London, by and large, has a mild climate. The weather is what the British call, with euphemistic understatement, “changeable”. Most of us wouldn’t have it any other way, and we love our four distinct seasons and the absence of dramatic happenings.
So the current cold spell is a topic of conversation. With temperatures plunging below zero (Celsius) and a very frosty chill factor, this is as near as we get to extreme. Throughout the UK, temperatures have dropped this week, and Braemar, in Scotland, recorded -23 Celsius, the coldest reading in 25 years. Here in milder London, we’ve even had a dusting of snow, something that doesn’t happen every year, probably because of a big city’s natural warming effect.
According to reports, even the River Thames has frozen in places, but certainly not in the dramatic way it did in the 16th and 17th centuries when markets and fairs could be supported on the ice. Instead, though, we’ve had some severe high tides to contend with.
All this freezing mullarkey doesn’t seem to put off the green parakeets, though. Only yesterday I was watching the flurries of snow from the Macfilos desk when this Pretty Polly landed on the tree outside my office window. Parakeets have infested London and the Thames Valley over the past thirty years.
These feral birds may look pretty, but they take no prisoners. They breed rapidly, and it is all the odder that they are said to be the descendants of one or two escaped pets, the Adam the Pretty Boy and Eve the Pretty Polly. However, some blame Jimmy Hendrix or Katherine Hepburn and the African Queen for the pollies’ initial introduction.
The cold snap has coincided with a plague of super-high tides on the Thames here in West London. Yesterday the flood tide reached a height of 7.1m, enough to trickle on to some local roads, especially on Chiswick Mall which gets a regular bath throughout the year. Though, none of this is a patch on what would happen if we didn’t have the Thames Barrier to keep down the levels. It has been said that, without the barrier which was opened in 1982, some sections of the Underground railway could be in danger of flooding.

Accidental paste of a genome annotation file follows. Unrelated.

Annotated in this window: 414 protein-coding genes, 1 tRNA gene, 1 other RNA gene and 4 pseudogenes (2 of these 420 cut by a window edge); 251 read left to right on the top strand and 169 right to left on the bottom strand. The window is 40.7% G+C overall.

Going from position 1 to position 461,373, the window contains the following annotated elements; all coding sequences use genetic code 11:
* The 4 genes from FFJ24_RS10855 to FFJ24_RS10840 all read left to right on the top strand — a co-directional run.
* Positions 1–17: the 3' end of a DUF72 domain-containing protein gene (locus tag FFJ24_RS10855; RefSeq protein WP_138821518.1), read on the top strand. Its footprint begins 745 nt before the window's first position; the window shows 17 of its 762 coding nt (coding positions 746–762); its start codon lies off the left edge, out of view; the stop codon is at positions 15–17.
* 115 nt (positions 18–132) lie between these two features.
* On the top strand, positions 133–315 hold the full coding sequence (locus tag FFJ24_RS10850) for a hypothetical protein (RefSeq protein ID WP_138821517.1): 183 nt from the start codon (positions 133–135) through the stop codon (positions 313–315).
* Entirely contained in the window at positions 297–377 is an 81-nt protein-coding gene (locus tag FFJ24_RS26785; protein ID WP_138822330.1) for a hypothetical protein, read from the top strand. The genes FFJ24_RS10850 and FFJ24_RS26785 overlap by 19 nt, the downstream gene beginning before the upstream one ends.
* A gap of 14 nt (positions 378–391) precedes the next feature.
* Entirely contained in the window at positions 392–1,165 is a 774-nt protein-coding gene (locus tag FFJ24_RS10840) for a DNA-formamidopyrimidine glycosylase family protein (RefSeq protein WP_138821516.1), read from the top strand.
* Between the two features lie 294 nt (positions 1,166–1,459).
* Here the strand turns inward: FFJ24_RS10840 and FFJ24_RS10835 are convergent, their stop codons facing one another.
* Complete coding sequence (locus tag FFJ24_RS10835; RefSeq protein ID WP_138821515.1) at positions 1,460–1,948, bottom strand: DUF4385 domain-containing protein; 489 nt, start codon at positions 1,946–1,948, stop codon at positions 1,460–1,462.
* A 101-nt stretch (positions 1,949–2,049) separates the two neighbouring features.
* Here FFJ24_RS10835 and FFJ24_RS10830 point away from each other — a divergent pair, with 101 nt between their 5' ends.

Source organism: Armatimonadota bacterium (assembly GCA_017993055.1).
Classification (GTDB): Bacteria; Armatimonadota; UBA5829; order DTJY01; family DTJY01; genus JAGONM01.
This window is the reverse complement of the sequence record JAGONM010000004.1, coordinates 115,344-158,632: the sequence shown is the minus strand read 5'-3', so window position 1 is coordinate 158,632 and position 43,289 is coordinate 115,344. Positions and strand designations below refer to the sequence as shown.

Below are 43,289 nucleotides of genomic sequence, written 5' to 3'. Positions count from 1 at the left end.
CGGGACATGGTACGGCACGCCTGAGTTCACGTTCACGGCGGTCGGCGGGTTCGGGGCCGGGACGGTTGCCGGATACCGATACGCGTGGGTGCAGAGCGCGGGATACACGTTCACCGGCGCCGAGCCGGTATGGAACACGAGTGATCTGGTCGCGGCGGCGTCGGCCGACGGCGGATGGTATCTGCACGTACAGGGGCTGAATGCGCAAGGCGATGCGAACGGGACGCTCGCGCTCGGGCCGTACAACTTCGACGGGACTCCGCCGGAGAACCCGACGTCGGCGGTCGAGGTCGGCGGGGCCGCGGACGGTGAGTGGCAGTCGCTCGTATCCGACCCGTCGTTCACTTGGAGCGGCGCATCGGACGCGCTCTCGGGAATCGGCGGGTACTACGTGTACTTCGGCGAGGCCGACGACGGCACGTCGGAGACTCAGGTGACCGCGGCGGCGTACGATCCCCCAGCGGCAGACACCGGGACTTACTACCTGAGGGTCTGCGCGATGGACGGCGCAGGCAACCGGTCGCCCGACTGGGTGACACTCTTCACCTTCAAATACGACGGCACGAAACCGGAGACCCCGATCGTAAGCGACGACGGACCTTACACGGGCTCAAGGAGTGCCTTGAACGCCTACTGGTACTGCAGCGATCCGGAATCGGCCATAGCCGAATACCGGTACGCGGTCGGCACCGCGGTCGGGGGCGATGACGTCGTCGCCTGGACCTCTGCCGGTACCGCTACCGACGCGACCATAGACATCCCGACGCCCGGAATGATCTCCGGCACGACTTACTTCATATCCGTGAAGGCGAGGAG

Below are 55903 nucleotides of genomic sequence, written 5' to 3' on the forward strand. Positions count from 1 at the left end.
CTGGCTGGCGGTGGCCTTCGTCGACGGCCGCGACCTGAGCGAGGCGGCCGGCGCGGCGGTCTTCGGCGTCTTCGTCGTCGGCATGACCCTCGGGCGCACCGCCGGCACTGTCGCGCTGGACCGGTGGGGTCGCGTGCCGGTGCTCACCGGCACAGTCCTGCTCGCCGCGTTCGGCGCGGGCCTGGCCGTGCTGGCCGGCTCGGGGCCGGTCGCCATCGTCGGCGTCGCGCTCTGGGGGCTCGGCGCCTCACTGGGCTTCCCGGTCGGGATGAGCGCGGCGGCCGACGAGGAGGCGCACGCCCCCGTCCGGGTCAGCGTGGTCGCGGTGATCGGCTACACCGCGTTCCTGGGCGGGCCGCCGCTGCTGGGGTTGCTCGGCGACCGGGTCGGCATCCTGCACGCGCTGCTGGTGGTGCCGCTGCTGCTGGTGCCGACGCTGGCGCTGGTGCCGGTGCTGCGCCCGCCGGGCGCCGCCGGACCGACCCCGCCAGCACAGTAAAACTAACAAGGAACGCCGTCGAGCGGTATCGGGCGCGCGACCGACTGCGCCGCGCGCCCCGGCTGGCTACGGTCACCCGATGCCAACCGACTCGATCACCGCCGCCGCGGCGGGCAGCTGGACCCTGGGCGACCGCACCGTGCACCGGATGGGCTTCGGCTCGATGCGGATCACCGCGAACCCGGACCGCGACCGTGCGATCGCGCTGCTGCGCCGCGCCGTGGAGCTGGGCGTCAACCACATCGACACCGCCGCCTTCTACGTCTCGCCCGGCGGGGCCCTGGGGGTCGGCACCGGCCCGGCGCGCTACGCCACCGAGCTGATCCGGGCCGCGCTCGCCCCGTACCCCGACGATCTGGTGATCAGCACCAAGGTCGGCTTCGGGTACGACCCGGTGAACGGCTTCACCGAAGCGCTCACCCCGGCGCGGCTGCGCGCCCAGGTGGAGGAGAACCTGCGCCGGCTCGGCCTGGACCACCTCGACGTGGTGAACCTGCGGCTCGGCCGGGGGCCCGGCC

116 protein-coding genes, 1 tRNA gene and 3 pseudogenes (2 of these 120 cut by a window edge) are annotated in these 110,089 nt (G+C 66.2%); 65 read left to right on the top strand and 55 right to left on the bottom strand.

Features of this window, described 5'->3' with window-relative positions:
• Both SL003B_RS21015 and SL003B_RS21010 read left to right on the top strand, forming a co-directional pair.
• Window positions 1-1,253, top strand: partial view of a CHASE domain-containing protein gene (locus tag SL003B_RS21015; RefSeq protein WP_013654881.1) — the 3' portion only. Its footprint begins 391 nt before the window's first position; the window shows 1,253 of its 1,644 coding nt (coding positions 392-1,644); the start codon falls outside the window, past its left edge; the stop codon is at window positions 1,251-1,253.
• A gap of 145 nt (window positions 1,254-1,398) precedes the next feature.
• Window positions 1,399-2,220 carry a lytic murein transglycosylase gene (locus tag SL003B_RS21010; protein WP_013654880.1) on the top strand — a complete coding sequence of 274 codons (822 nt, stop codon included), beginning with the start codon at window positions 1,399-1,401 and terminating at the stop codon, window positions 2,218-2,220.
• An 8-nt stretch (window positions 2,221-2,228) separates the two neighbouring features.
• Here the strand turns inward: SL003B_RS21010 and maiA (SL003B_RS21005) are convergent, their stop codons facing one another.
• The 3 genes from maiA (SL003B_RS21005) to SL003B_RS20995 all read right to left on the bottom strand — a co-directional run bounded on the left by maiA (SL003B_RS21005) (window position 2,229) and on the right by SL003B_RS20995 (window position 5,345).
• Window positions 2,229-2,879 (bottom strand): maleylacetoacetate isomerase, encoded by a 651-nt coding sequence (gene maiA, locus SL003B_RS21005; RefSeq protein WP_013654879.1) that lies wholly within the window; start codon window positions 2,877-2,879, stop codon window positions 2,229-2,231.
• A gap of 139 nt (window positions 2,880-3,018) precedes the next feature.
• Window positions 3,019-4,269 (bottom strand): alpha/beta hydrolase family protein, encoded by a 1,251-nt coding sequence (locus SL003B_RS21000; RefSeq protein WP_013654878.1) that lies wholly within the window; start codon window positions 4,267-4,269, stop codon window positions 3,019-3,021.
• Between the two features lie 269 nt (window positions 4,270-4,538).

I braved the elements, Leica Q2 in hand, so check out our very own bit of extreme weather. However, I’m aware that by world standards this is very small beer. Might as well enjoy it because next week we’ll be back up to 12 or 15 degrees C.
Modest flooding is a commonplace event on parts of the riverbank that are not protected with embankments, but some streets are always vulnerable, as I found out…
Click to enlarge
A curiosity of this stretch of the Thames is the very desirable Chiswick Mall which suffers regular flooding without complaint from the well-heeled inhabitants. Considering the inflated value of these properties, ranging from a million or two to near 20 million pounds, the owners seem to grin and bear it.
This is the erstwhile heart of the old Chiswick fishing village, now preserved in aspic since the hoi polloi decamped a couple of hundred years ago after Thames pollution put paid to their livelihood. They moved a mile or so inland to develop the village of Turnham Green, which is now better known as Chiswick. Instead of fish, they found richer pickings from travellers on the Great West Road out of London.
Chiswick Mall remains one of the gems of West London. It was the home of Miss Pinkerton’s Academy featured in Thackeray’s novel, Vanity Fair. But in those days the flooding must have been a much more significant threat. Becky Sharp, Miss P’s wayward pupil, probably possessed a pair of those new-fangled Wellingtons.
Even today, the expensive houses on Chiswick Mall have extensive flood protection, up to some five feet above road level. But, thanks to the Thames Barrier, it never gets that high these days. Just enough to wet the wheels of the Rolls Royce…